WORRIED Anglo Irish Bank chiefs wanted the Central Bank to express confidence in the bank's financial position, despite knowing the institution was in crisis.
A full 10 months before the bank guarantee, the troubled Anglo chiefs were desperate to defend their weakening financial position and stave off attacks from international investors.
The latest Anglo Tapes reveal that a conversation between Anglo chief executive David Drumm and head of treasury John Bowe in November 2007 included discussion on how the then Central Bank governor, John Hurley, might be persuaded to help them out.
At the time, "the hedgies" – the ruthless London-based investment funds – were betting heavily on Anglo Irish Bank's shares dropping in value.
Mr Drumm and Mr Bowe discuss whether it would be possible to get Mr Hurley to make a public statement of confidence in the Irish banks.
At one point, Mr Drumm snaps: "No, no, forget about reality because it's not working. Is there anything they (Central Bank) could say?"
But it is also clear the bank chiefs knew that Ireland's credibility on the international market was already damaged and that any statements could backfire.
The Anglo bosses discussed asking Mr Hurley to deny any Irish bank had to turn to the European Central Bank because they couldn't borrow money using normal channels.
However, they also admitted that such a move could in itself set alarm bells ringing on the markets about Anglo.
They feared the reaction from the markets to a statement of confidence coming from Ireland would be: "Those f***in' Irish, you wouldn't want to believe a word they're saying."
In the run-up to the banking crisis, the pattern of Anglo's contempt for the regulators in this country again comes through.
Mr Bowe suggested a statement from the governor could either be helpful or be interpreted negatively by the markets "because people might wonder why he is doing it".
Mr Drumm considered a different approach from the governor.
"Can he come out and say that Irish banks are not under pressure and have not approached for ECB funding and blah, blah, blah, blah and the regulator's concerned, eh, about the negative impact on (the) Irish banking system of sentiment? Blah, blah, blah."
Later, the CEO agreed with Mr Bowe that the markets were likely to ask which Irish bank the Central Bank was "covering for" and the finger would be pointed at Anglo, which, at that stage, had been marked out as one of the riskiest bets in the financial world.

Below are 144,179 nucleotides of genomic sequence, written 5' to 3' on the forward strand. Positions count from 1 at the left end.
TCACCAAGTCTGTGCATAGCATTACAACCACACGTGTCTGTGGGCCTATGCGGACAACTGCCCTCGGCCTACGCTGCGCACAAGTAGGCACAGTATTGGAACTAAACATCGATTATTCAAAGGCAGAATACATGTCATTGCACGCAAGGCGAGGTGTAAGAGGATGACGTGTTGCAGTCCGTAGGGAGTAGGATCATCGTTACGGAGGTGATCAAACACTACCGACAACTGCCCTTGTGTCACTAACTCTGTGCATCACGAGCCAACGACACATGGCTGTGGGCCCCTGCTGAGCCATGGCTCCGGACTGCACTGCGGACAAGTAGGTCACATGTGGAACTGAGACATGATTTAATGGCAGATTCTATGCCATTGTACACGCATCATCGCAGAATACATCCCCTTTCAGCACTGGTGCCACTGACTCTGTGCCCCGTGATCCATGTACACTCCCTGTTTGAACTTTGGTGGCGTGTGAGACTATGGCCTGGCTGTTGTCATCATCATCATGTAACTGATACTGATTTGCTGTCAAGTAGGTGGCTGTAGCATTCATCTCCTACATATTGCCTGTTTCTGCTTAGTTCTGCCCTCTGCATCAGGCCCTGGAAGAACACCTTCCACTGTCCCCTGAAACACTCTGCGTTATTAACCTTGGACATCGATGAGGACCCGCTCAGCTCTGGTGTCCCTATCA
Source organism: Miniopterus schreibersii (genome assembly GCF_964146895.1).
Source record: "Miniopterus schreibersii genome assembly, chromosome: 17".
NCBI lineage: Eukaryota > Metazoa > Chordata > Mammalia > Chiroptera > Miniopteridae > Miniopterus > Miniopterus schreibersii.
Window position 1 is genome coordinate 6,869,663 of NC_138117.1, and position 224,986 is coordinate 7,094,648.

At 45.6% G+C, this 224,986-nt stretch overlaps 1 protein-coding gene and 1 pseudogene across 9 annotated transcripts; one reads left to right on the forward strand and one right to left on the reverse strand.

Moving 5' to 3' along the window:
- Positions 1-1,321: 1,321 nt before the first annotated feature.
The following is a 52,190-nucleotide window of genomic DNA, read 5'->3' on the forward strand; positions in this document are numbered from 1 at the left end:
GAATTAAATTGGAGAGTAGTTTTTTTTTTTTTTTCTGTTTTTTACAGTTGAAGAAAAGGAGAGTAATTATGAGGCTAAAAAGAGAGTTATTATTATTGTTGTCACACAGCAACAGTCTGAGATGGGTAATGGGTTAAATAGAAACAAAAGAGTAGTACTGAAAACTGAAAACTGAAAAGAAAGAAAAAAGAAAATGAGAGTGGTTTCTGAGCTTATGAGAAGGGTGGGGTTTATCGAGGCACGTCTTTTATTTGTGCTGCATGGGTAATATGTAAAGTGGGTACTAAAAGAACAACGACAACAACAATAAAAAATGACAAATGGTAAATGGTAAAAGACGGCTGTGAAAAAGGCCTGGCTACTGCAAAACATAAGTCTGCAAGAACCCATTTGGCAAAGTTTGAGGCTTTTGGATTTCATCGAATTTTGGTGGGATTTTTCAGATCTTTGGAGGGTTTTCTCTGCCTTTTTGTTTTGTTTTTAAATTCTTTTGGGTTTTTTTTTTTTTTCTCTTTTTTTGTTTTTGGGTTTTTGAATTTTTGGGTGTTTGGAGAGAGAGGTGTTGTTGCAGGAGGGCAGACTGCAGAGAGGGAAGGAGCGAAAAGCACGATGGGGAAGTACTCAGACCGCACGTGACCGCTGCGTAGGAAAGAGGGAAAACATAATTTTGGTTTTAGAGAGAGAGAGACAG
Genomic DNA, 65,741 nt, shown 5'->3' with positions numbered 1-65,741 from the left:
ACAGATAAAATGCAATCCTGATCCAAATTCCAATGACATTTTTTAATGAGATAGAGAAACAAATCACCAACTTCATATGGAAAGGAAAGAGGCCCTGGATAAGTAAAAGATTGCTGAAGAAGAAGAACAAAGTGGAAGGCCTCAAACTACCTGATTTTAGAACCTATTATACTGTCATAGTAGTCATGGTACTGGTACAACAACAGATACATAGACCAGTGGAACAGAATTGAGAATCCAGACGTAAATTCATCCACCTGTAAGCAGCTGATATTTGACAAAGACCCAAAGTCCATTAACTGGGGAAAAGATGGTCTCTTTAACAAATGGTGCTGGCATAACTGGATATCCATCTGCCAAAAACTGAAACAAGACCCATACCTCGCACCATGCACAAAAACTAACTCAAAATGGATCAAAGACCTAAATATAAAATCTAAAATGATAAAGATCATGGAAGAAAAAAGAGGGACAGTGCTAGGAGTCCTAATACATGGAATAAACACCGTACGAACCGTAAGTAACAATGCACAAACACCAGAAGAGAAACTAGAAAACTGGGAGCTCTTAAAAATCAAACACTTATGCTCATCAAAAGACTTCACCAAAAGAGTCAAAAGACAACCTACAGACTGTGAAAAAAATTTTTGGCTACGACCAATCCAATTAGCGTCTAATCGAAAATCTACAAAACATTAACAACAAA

Mr Drumm breaks out in cackles of laughter when Mr Bowe reflects: "But they'll say: 'Now why did the regulator, did one of the banks ring up the regulator and ask him to say it?' You know what I mean? Look, you know what I mean, 'those f***in' Irish, you wouldn't want to believe a word they're saying'."
The conversation also reveals the Anglo chiefs wanted Sean Quinn, then Ireland's richest man, to create the impression he was buying more shares in the bank – even after telling the Financial Regulator that the one-time billionaire's shareholding was dangerously large.
In late 2007, Anglo bosses told the businessman – who had secretly become the bank's largest shareholder – he was "part of the problem".
They wanted him to help keep up the bank's stock market price by creating the impression he was still ready to buy more of the doomed bank's shares.
The relationship between Mr Quinn and Anglo has become one of the most controversial episodes to emerge from the banking collapse.
It has spawned a massive legal battle between the two sides that is set to run for years.
One of the most hotly contested issues between the two sides is whether or not Anglo chiefs encouraged the former billionaire's massive, and doomed, gamble on their bank's shares in the run up to the banking crisis of 2008.
The latest Anglo Tapes do reveal how Mr Quinn was told by Mr Drumm that he needed to get a message out of confidence in the bank by saying he was "a buyer not a seller" of the bank's shares.
Anglo bosses were desperate to prevent the collapse in the price of their bank's shares that would have happened if Mr Quinn had started publicly ditching his massive holdings of the stock, the tapes show.
Mr Quinn was also warned his reputation as one of Ireland's most successful business leaders was in danger.
The conversation happened just months after bank bosses had discovered the scale of Mr Quinn's dangerously large stake in the bank.
At the time, the then billionaire was the bank's biggest shareholder. But he built up the shareholding secretly through so-called contracts for difference, known as CFDs.
The bank needed Mr Quinn to sell the shares in order to reduce his exposure, as it knew he didn't have the money to cover the losses already built up.
However, Mr Drumm did not want the market to know the shares had to be sold by Mr Quinn.
"That's the problem at the moment. By the way I got eh, Quinn, Sean Quinn and I told him that he was part of the problem so, eh, I told him he needs to do something, he needs to, not directly, but he needs to get it out there that he's a buyer not a seller.
"That he's very robust, that you know, he hasn't had margin calls or some way, or without saying that, that they conclude that, you know, he's not the problem," he said.
Mr Quinn was warned by Mr Drumm about the consequences for his wider business empire.
"The hedgies are, well, the hedgies are using everything at their disposal as you would expect them to but they're using him. I told him and I said they're dragging him. . . I was trying to get into his head: 'They're dragging your reputation down because they're saying you're, you've got credit problems, you're defaulting on your loans, blah, blah, blah'," he said.
By Paul Williams Special Correspondent